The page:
Bear Wallow Trail

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Bear Wallow Camping Area

Located along north side of the Kings River on a large sandy flat area. Take a day hike on the Bear Wallow trail located just west of the campground. Great place for camping in spring and fall. Very hot during summer months. Please pack out all garbage. No cell phone coverage in the area. Pay phone is available at Balch Camp.

At a Glance

Reservations: No reservations: First-come, first-serve
Area Amenities: Tent camping,Camping trailer,Picnic tables,Toilets
Fees No fee
Open Season: Open all year
Usage: Light
Restrictions: Maximum stay = 14 days
Maximum vehicle length = 25 foot
Maximum group size = 50 per site When fire restrictions are in place, (usually during summer months) no campfires or charcoal fires are permitted. Camp stoves are permitted.
Water: No
Restroom: Vault

General Information

Directions: Take Belmont Avenue east from Fresno. Follow Belmont Avenue until it turns into Trimmer Springs Road. Continue on Trimmer Springs Road past the community of Piedra and around Pine Flat Reservoir. Travel past Kirch Flat campground, crossing over the Kings River. Continue another mile until the pavement ends at the Bailey Bridge. Cross over the bridge and make right turn up the Garnet Dike Road. Campground is about 2.5 miles from the bridge. Driving time from Fresno is 2 hours.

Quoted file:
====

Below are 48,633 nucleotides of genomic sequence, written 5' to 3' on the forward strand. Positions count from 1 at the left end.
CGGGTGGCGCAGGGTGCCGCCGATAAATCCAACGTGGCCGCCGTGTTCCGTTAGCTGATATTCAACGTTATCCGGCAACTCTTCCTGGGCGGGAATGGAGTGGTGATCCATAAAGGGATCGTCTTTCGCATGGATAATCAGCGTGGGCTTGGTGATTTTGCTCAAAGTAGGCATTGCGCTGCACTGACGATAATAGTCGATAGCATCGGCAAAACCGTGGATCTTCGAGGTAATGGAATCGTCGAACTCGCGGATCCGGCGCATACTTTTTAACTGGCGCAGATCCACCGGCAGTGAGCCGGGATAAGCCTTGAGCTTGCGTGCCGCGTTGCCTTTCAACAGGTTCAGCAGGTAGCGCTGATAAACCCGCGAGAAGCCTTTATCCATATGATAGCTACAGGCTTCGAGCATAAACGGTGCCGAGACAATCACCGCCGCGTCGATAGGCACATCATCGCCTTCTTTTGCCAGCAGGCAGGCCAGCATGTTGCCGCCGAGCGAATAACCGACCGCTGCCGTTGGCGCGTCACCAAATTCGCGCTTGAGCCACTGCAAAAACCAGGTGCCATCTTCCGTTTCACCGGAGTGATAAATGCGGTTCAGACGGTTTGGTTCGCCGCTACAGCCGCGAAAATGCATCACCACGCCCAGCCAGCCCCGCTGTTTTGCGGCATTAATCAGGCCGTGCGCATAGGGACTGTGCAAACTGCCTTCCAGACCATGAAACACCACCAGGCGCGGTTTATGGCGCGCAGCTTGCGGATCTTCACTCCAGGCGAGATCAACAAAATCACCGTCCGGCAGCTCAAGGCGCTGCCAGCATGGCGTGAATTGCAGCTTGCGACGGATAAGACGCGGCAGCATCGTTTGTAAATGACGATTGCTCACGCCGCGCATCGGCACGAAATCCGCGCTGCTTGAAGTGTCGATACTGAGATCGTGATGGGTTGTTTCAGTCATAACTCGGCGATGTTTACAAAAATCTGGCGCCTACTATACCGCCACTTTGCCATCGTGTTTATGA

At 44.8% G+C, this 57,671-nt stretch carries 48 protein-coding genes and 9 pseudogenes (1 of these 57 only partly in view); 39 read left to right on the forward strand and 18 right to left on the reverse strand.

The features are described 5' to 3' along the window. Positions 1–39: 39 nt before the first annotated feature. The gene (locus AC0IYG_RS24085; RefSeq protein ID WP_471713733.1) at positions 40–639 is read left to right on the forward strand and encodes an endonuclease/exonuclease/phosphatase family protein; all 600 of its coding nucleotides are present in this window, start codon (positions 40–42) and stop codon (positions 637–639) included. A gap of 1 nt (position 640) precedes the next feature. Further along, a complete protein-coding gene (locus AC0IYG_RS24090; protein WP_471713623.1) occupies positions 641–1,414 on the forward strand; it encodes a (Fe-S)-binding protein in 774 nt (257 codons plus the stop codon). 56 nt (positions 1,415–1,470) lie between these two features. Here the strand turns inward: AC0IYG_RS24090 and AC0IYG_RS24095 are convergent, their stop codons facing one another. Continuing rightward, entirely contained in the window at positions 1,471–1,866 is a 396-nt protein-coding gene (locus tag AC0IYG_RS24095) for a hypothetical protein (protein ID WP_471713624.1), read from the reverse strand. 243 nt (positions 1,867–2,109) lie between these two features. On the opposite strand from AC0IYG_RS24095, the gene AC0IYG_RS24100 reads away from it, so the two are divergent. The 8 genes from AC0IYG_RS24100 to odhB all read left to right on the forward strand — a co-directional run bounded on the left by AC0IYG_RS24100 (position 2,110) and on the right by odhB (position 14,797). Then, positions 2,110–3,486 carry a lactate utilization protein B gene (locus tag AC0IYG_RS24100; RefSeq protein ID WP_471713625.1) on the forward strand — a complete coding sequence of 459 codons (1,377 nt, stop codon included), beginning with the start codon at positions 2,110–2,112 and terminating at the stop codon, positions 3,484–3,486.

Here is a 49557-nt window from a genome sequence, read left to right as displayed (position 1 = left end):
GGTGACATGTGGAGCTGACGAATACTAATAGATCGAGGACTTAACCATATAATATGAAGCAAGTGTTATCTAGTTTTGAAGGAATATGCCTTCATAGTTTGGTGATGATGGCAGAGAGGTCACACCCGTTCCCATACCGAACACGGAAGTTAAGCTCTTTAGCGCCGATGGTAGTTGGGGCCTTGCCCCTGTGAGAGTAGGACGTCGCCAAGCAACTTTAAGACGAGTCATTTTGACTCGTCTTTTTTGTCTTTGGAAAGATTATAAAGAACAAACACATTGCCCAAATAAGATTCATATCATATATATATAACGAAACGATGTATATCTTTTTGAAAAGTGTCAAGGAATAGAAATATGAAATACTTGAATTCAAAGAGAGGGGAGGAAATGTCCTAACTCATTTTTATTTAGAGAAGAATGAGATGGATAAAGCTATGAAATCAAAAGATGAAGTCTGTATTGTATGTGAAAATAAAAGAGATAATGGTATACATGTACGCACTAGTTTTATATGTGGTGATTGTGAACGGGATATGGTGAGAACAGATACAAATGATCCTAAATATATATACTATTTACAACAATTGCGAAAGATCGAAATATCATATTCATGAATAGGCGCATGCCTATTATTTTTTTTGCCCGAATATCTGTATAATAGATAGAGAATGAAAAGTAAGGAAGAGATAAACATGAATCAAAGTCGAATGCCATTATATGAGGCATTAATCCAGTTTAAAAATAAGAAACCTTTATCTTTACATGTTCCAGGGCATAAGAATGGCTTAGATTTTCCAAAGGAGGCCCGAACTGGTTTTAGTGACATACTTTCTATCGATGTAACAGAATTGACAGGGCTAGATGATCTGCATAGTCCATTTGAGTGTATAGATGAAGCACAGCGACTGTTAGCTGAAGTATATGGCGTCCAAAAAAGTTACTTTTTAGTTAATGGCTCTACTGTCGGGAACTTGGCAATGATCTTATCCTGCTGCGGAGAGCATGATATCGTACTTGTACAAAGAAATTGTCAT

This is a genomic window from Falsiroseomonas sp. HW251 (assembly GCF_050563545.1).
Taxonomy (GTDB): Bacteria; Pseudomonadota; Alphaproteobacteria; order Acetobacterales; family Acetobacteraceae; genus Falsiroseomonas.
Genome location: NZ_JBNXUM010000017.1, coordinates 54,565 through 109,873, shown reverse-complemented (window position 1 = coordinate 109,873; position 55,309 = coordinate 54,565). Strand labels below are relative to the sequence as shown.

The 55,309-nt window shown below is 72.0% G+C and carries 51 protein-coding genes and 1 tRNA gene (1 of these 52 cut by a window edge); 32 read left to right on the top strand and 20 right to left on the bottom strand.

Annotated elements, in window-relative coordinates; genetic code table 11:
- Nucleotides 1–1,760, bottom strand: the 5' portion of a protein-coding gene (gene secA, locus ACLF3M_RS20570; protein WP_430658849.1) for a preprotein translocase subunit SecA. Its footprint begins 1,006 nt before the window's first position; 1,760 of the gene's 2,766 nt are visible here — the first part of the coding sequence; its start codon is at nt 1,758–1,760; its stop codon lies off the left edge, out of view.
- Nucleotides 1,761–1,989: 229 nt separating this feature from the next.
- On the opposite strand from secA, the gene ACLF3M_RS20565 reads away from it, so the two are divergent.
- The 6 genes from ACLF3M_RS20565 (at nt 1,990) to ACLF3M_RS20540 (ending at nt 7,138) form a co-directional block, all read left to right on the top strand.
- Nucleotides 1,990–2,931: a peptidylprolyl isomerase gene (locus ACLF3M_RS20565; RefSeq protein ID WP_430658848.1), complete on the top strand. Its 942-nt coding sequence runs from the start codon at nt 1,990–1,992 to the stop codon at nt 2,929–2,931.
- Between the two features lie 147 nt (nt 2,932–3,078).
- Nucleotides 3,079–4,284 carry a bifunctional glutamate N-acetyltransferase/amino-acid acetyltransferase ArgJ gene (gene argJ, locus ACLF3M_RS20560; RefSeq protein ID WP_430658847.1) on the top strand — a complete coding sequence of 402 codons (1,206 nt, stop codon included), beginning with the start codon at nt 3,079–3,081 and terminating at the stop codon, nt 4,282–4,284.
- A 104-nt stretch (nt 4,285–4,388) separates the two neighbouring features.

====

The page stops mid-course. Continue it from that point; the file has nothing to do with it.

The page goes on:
Amenities

Camping trailer Maximum vehicle length = 25′
Toilets Vault, toilet is handicap accessible
Picnic tables
Tent camping Total sites = 1 (group)

Stats

  • Trail Measurement: 11.6 Miles
  • Compass Latitude: 392548N
  • Compass Longitude: 1224232W
  • Numeric Latitude: 39.429882
  • Numeric Longitude: -122.7088822
  • Elevation in Meters: 1393
  • Elevation in Feet: 4570

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Crooked Lakes Trail

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The Crooked Lakes trail is 2 1/4 miles long. It extends north from Island lake, past Penner lake, and up to Upper Rock lake.